Do you put your soul at risk and in hazard if you want to understand the nature of your own fears? if you wish to understand the working of your own faith? if you desire to know the limits of your transgressive inclinations? if you cannot live without answers?
To answer the question, is to recognize that there is " ... a profound ambivalence shared by all people: a simultaneous terror and fascination with the beast within, (and) the impulsive need to both deny and acknowledge that, no matter how exalted, we humans are members of the animal kingdom and heir to violent instincts." I live with transgressive tendencies; the temptations of life; the primitive fears and anxieties; the atavistic (established; habitual, ingrained) coping skills and mechanisms derived from life's pains and circumstances; and the demons created by the existence of my aforementioned mental and emotional maladies.
In all this there, as a negative consequence, is the absence of faith, the blatant denial of God as provisional and benevolent. An atheist may have more integrity than a Christian in this view, at least an Atheist as he lives with the hypocrisy of what he may know in his heart to be an untruth, yet, at least in his life he does not deny his faith. The Christian believes in God and yet holds to the illusory and misguided vision of the future and the point of view of this life as holding no promise other than what is at hand or can be attained by personal effort. Must I believe that even within the menial tasks of the day there lies no other purpose than the attainment of food and lodging. Is there not a greater purpose, a larger significance (maybe I need more melatonin at this time of year) a more profound life to be lived?
I do not wish to sound like a depressed and raving lunatic!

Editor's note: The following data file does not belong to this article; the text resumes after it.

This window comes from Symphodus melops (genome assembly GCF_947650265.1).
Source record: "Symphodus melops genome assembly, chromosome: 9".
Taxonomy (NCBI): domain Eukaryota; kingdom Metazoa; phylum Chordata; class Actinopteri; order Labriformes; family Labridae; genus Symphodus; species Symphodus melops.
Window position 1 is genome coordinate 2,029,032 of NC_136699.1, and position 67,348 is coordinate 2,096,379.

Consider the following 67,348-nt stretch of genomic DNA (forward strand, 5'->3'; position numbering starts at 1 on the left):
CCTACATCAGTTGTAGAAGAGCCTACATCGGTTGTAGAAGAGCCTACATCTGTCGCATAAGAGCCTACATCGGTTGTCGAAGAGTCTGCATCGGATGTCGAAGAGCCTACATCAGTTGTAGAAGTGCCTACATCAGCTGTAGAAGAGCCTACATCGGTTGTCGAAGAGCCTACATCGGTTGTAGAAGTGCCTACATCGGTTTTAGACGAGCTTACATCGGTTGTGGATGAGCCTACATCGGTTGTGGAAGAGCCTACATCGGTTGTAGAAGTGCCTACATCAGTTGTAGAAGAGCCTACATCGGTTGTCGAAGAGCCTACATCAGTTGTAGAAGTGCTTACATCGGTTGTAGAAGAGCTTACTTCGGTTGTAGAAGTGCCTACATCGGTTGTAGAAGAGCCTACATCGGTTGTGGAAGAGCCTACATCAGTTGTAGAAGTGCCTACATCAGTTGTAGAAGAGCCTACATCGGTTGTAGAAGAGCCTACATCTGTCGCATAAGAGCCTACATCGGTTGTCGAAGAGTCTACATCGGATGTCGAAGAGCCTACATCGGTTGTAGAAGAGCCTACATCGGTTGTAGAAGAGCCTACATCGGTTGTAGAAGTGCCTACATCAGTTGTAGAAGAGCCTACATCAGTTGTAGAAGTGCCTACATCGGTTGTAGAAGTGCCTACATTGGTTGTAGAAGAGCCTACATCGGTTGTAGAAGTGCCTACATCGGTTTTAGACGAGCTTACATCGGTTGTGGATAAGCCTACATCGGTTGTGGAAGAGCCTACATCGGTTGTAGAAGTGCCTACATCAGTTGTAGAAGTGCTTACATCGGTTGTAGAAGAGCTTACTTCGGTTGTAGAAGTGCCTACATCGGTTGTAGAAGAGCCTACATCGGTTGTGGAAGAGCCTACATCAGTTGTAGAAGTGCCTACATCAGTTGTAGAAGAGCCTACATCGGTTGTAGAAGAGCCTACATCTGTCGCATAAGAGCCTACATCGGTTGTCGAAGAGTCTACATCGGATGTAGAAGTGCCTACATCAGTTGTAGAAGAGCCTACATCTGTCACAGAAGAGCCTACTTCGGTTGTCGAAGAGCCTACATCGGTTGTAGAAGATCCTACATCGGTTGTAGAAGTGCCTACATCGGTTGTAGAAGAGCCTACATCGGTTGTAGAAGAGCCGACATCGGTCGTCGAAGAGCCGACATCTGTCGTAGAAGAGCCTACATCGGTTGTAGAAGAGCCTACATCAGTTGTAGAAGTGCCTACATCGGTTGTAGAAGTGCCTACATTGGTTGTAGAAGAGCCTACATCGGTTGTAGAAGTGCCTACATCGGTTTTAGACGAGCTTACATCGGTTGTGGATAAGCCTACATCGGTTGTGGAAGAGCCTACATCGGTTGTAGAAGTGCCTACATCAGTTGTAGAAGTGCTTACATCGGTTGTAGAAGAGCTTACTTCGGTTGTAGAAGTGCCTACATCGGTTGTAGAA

Romans 7:22-24, "For I delight in the law of God according to the inward man. But I see another law in my members, warring against the law of my mind, and bringing me into captivity to the law of sin which is in my members. O wretched man that I am!"
"T]he monster of the mind is always the familiar self disguised as the alien other."
Do I risk the loss of faith in the battle to win faith? Is there a danger in becoming the captive of sin in the battle against sin? Is there hope in defeating the demons without losing the war to win the battle?
This battle " ... embodies the existential threat to social life, the chaos, atavism, and negativism that symbolize destructiveness and all other obstacles to order and progress, all that which defeats, destroys, drawsback, undermines, subverts the human project--that is, ... " the unorganized part of the personality structure that contains the basic drives; the instinctual needs; the dark, inaccessible part of the soul which motivates selfish and infantile expectations; the chaos; the sense of disorder; the cauldron of seething excitations; the amoral and egocentric; the life ruled by the pleasure–pain principle; life and death themselves. This is the battle for the soul and it is being fought in the battleground of the mind. It is fear versus faith.
Faith must have its place and its work in deciding and modifying the defensive, instinctual, intellectual, cognitive and perceptual functions of my conscious thought. Faith must be the overriding principle of my life when faced with my concerns of safety, my inherent fears; the issue of pain and displeasure, my defense mechanisms; the sense of the world's overpowering and captivating my life, my pride and my will. My desire to marginalize and control the consequence of all my actions, maintaining the 'I, myself' is the holding to a reality of life inconsistent with the life of faith.
John 3:30, "He must increase, but I must decrease." Within this statement lies the evidence of the truth of submission to the Lord, and more, the acceptance of the love of a sovereign God. Within this statement lies the profound realization of an attitude of humility, salted with the willingness to believe that God's love is the only means by which God communicates and in that belief to be fully satisfied with my life. Faith, hope and love are more often than not, words; words typed on a page; words spoken in situations of pain and dis-ease (Thanks Ron); words that have lost their flavour to influence and change the battle for the thoughts and intents of the heart, mind and soul; words that lose their meaning in vain repetition and repeated emphasis on their application to life. But, they are so much more than just words and in an ironic twist, words, more often than not, fail to communicate and express all that God's love means as it fills the hearts, minds, souls with faith and hope.
2 Cor. 4:16, " ... therefore we do not lose heart. Even though our outward man is perishing, yet the inward man is being renewed day by day.
Ephes. 3:16, " ... that He would grant you, according to the riches of His glory, to be strengthened with might through His Spirit in the inner man ... "
... and these are just words ...